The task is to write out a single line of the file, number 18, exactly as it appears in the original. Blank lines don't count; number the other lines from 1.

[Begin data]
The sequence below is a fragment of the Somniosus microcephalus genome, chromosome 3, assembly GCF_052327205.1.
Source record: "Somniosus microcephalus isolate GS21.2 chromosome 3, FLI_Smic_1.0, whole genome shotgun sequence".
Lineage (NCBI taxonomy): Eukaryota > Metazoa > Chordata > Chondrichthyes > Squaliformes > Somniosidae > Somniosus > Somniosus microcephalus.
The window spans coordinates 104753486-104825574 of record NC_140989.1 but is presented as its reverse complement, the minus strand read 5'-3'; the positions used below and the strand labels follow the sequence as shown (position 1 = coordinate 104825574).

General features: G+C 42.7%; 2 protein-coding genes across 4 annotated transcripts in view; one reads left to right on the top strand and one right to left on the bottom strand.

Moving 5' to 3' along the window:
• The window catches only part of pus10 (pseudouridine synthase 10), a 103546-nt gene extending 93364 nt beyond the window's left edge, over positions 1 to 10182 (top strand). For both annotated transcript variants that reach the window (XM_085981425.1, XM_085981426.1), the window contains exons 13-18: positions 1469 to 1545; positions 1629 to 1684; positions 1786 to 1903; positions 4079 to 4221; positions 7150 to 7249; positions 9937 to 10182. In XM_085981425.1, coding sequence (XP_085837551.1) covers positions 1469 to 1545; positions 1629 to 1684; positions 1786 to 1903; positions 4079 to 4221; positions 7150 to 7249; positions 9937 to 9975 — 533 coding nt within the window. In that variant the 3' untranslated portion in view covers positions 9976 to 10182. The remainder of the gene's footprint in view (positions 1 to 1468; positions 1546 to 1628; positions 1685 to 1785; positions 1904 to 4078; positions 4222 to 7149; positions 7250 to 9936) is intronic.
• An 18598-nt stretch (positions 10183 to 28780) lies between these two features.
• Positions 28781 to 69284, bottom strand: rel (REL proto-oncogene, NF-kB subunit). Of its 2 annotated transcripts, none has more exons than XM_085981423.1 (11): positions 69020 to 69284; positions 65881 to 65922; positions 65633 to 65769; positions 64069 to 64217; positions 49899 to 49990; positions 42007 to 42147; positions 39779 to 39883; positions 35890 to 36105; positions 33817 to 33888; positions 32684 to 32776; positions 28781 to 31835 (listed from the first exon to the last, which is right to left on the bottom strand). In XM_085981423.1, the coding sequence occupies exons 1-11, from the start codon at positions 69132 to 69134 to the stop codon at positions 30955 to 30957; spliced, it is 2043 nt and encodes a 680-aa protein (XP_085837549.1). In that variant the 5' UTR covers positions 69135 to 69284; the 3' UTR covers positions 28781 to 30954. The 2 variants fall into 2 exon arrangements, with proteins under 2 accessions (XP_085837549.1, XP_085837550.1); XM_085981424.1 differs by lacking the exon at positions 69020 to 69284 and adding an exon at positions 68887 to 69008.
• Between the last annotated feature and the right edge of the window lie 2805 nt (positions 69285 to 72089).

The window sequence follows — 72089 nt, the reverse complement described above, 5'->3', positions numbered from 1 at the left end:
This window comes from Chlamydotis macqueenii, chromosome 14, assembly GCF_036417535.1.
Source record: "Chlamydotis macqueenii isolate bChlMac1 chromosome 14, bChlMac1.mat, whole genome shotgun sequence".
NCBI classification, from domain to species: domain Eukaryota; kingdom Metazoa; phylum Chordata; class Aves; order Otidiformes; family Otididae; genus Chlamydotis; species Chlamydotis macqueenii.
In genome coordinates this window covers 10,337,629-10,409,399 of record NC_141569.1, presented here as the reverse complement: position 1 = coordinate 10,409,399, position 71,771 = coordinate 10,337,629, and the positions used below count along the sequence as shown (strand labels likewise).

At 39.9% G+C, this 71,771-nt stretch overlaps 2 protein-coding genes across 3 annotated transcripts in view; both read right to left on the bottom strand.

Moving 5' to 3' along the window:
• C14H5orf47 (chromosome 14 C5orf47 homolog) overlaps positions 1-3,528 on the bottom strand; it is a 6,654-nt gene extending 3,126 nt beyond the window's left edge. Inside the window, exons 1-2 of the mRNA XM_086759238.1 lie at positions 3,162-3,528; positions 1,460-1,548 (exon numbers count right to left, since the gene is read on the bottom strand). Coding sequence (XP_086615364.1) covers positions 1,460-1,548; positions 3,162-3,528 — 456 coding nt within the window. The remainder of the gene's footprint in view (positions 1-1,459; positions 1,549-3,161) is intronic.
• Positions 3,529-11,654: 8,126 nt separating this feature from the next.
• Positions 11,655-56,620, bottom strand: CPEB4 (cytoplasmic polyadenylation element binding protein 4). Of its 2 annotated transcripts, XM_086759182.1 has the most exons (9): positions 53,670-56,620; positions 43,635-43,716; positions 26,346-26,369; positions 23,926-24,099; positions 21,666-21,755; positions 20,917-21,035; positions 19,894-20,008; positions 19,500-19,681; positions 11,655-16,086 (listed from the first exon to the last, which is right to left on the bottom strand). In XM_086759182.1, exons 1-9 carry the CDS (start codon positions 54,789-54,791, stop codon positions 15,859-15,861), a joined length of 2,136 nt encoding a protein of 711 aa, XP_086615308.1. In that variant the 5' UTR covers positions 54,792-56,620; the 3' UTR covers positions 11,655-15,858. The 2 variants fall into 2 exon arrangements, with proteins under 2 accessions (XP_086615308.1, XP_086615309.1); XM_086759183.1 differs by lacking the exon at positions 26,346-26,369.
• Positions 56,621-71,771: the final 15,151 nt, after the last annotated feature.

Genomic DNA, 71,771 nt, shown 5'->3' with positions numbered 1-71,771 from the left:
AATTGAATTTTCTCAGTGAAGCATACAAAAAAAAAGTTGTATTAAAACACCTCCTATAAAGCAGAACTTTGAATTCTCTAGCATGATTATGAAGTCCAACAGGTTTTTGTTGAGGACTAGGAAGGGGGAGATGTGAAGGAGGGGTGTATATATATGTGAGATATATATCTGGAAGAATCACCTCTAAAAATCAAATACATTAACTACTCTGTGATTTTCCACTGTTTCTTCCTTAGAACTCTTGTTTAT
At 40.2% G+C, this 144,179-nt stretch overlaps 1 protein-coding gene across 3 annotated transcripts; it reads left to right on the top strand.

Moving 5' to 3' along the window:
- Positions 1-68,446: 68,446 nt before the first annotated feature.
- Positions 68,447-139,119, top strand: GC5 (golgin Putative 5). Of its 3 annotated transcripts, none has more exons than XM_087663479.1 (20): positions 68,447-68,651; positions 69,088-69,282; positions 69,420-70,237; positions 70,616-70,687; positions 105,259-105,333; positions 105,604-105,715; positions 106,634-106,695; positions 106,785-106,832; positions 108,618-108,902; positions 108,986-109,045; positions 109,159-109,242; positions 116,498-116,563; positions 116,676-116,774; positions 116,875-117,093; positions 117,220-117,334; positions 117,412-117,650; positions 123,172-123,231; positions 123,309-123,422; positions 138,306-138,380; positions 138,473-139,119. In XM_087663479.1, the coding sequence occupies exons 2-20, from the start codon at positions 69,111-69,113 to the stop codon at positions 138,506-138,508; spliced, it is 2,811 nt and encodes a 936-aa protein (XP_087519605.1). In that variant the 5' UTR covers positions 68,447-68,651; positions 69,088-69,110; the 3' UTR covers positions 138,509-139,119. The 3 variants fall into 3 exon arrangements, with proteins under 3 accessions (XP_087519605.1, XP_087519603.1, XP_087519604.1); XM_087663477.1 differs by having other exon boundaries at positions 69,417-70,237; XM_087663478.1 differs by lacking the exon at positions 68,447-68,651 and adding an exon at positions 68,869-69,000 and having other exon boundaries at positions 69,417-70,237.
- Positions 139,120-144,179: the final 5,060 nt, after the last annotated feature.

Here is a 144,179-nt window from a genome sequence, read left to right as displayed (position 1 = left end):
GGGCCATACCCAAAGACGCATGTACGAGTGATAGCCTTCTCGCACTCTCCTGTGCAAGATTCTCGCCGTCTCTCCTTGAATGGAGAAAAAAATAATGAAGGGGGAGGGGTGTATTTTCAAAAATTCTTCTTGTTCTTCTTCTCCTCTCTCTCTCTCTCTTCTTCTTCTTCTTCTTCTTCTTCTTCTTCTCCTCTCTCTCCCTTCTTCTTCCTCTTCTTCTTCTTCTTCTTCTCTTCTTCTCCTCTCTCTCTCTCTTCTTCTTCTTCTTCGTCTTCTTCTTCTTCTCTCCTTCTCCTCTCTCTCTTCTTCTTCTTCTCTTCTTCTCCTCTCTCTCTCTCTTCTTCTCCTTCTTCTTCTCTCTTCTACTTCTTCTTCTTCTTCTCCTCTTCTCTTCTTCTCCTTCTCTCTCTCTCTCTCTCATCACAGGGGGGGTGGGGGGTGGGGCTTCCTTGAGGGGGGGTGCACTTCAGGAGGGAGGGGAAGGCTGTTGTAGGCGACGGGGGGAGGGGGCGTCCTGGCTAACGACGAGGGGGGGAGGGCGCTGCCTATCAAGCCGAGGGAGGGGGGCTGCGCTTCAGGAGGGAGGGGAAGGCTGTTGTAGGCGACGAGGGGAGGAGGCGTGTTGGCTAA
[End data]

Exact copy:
• C14H5orf47 (chromosome 14 C5orf47 homolog) overlaps positions 1-3,528 on the bottom strand; it is a 6,654-nt gene extending 3,126 nt beyond the window's left edge. Inside the window, exons 1-2 of the mRNA XM_086759238.1 lie at positions 3,162-3,528; positions 1,460-1,548 (exon numbers count right to left, since the gene is read on the bottom strand). Coding sequence (XP_086615364.1) covers positions 1,460-1,548; positions 3,162-3,528 — 456 coding nt within the window. The remainder of the gene's footprint in view (positions 1-1,459; positions 1,549-3,161) is intronic.